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With legislative session set to start in just a few weeks we want to take a moment to say THANK YOU for your support and for being amazing advocates for public health in Hawaii. As part of our efforts to keep you up to date on what we are working on we have created some new social media accounts on Facebook and we want to invite you to “like” our pages so you can keep up to date on our current projects.

On our Facebook pages you will see even more about what the American Heart Association is doing in our community. We will post updates on our advocacy efforts but you can also find information on community events, healthy recipes, new scientific research on heart disease and stroke and so much more.

American Heart Association Maui

American Heart Association of Hawaii

Mahalo for your support.

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Advocate Highlight - Sara Hoffman

Hi my name is Sara and I am 37 years old. This year should have been one of the happiest times of my life. On April 18, 2015, I was married on a beach in Mexico. Like any bride, I spent months planning the wedding and could not wait to celebrate with our friends and family. The shocking part of this story is that I suffered a major heart attack during the flight on my way to Mexico.

I felt fine in the morning and for the first four hours of the flight. All of the sudden I started experiencing burning in my chest, jaw and arm pain. I instantly knew something was wrong. After about 20 minutes of experiencing symptoms, I asked the flight crew to land the plane. I knew that my age and the fact that we were on the way to our wedding could make people think I was just having a panic attack so speaking up for myself felt more important than ever.  I was later told by my cardiologist that I would have died on the plane that day if we had not landed the plane.

We did an emergency landing in Louisiana where I was wheeled into the ER with my wedding dress in tow. I had an Angioplasty and a stent placed in my left anterior descending artery. My heart stopped twice during my procedure and I had to be defibrillated both times. My poor husband thought he was going to be a widower and we weren’t even married yet.  Amazingly, I was cleared to fly to Mexico just two days after my procedure. The day of our wedding was amazing but and I felt so lucky just to be alive and standing there.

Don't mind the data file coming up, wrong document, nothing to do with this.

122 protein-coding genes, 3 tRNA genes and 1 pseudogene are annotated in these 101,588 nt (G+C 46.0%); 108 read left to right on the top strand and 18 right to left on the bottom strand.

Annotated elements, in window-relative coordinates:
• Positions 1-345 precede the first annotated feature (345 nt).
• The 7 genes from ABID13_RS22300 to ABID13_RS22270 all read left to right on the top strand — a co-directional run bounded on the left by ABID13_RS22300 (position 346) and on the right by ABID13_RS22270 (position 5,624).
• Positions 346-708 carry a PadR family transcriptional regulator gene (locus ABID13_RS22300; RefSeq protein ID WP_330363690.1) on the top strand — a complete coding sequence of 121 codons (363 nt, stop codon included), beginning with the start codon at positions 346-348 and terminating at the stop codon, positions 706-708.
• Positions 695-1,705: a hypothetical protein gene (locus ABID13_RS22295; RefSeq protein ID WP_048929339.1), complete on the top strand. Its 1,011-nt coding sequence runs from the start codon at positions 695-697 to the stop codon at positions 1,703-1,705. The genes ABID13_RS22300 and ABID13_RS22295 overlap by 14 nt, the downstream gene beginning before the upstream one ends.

We cancelled our honeymoon so I could come home and recover. I had not felt well while in Mexico and ended up getting re-hospitalized the day after we came home. I was in congestive heart failure and was experiencing terrible side effects from my medication.

My recovery has been hard but I am learning so much about heart disease along the way. I knew my father had a heart attack at age of 36, but I can honestly say I never considered myself to be at risk. I was healthy, I used to run full and half marathons, I don’t smoke, and I am a vegetarian. I thought everything I was doing would counteract my family history.  I didn’t understand the power of genetics.

I hope my story can encourage other women to schedule a Well-Woman Visit and talk to their doctor about their family history and personal risk.

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The 2016 Legislative session is just around the corner

2015 was a very successful legislative session in Hawaii. With your help we passed 4 lifesaving pieces of legislation:

Screening Newborns for Heart Defects - The Hawaii State Legislature passed legislation requiring that all babies born in birthing centers are screened for critical congenital heart defects using pulse oximetry to provide them a better chance of survival and improve their long-term health.

Stroke Systems of Care - The Hawaii State Legislature passed legislation requiring all Hawaii acute stroke hospitals to collect and submit patient stroke data to the State Department of Health to be used to optimize the quality and timeliness of Hawaii’s stroke system of care and improve patients’ outcomes.

Tobacco to 21 - The Hawaii State Legislature became the first in the country to pass legislation raising the age of purchase and possession of tobacco products to 21. Research shows that if young people avoid smoking before that age, they are very unlikely to ever pick up the deadly and expensive addiction.

Adding e-cigarettes to the state smoke-free air law
- As of Jan. 1, e-cigarette use is restricted the same way that cigarettes are, thus protecting non-users from exposure to possible toxins emitted by those devices.

With help from advocates like you we hope to make the next year just as successful as we work to build a healthier Hawaii.

Our 2016 priorities are: